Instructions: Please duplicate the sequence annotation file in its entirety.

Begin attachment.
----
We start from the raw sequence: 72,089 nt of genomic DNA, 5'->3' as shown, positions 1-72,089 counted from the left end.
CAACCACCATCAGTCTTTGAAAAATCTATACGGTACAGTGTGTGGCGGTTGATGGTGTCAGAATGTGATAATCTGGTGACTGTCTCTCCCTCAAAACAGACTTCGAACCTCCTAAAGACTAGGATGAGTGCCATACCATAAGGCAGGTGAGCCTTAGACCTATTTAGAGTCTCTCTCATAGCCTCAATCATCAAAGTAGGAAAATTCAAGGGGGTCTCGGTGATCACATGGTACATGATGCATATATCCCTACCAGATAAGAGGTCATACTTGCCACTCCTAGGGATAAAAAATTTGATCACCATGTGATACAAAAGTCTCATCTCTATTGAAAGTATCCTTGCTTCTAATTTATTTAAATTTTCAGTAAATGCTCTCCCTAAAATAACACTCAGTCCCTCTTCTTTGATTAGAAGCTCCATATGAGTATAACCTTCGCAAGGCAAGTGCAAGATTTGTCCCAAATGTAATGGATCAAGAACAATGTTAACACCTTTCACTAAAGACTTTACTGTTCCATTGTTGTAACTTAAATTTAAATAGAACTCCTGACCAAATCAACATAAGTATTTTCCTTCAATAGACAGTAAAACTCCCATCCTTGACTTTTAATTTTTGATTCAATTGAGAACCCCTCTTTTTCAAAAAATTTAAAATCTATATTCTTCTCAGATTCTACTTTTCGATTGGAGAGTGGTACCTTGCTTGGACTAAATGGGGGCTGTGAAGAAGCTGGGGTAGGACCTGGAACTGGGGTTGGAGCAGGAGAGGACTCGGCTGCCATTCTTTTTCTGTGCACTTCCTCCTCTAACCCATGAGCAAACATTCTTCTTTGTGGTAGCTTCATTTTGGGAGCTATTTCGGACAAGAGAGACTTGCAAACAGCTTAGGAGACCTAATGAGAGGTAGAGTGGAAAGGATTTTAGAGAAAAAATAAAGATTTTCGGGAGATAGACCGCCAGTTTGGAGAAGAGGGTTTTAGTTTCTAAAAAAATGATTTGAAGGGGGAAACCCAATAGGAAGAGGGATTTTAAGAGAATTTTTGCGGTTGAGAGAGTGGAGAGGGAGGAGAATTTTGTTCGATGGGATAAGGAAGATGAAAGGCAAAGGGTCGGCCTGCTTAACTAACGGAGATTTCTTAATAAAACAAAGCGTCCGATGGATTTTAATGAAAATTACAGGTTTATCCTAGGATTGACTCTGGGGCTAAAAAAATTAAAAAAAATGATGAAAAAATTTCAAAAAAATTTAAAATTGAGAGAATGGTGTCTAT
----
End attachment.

We start from the raw sequence: 72,089 nt of genomic DNA, 5'->3' as shown, positions 1-72,089 counted from the left end.
CAACCACCATCAGTCTTTGAAAAATCTATACGGTACAGTGTGTGGCGGTTGATGGTGTCAGAATGTGATAATCTGGTGACTGTCTCTCCCTCAAAACAGACTTCGAACCTCCTAAAGACTAGGATGAGTGCCATACCATAAGGCAGGTGAGCCTTAGACCTATTTAGAGTCTCTCTCATAGCCTCAATCATCAAAGTAGGAAAATTCAAGGGGGTCTCGGTGATCACATGGTACATGATGCATATATCCCTACCAGATAAGAGGTCATACTTGCCACTCCTAGGGATAAAAAATTTGATCACCATGTGATACAAAAGTCTCATCTCTATTGAAAGTATCCTTGCTTCTAATTTATTTAAATTTTCAGTAAATGCTCTCCCTAAAATAACACTCAGTCCCTCTTCTTTGATTAGAAGCTCCATATGAGTATAACCTTCGCAAGGCAAGTGCAAGATTTGTCCCAAATGTAATGGATCAAGAACAATGTTAACACCTTTCACTAAAGACTTTACTGTTCCATTGTTGTAACTTAAATTTAAATAGAACTCCTGACCAAATCAACATAAGTATTTTCCTTCAATAGACAGTAAAACTCCCATCCTTGACTTTTAATTTTTGATTCAATTGAGAACCCCTCTTTTTCAAAAAATTTAAAATCTATATTCTTCTCAGATTCTACTTTTCGATTGGAGAGTGGTACCTTGCTTGGACTAAATGGGGGCTGTGAAGAAGCTGGGGTAGGACCTGGAACTGGGGTTGGAGCAGGAGAGGACTCGGCTGCCATTCTTTTTCTGTGCACTTCCTCCTCTAACCCATGAGCAAACATTCTTCTTTGTGGTAGCTTCATTTTGGGAGCTATTTCGGACAAGAGAGACTTGCAAACAGCTTAGGAGACCTAATGAGAGGTAGAGTGGAAAGGATTTTAGAGAAAAAATAAAGATTTTCGGGAGATAGACCGCCAGTTTGGAGAAGAGGGTTTTAGTTTCTAAAAAAATGATTTGAAGGGGGAAACCCAATAGGAAGAGGGATTTTAAGAGAATTTTTGCGGTTGAGAGAGTGGAGAGGGAGGAGAATTTTGTTCGATGGGATAAGGAAGATGAAAGGCAAAGGGTCGGCCTGCTTAACTAACGGAGATTTCTTAATAAAACAAAGCGTCCGATGGATTTTAATGAAAATTACAGGTTTATCCTAGGATTGACTCTGGGGCTAAAAAAATTAAAAAAAATGATGAAAAAATTTCAAAAAAATTTAAAATTGAGAGAATGGTGTCTAT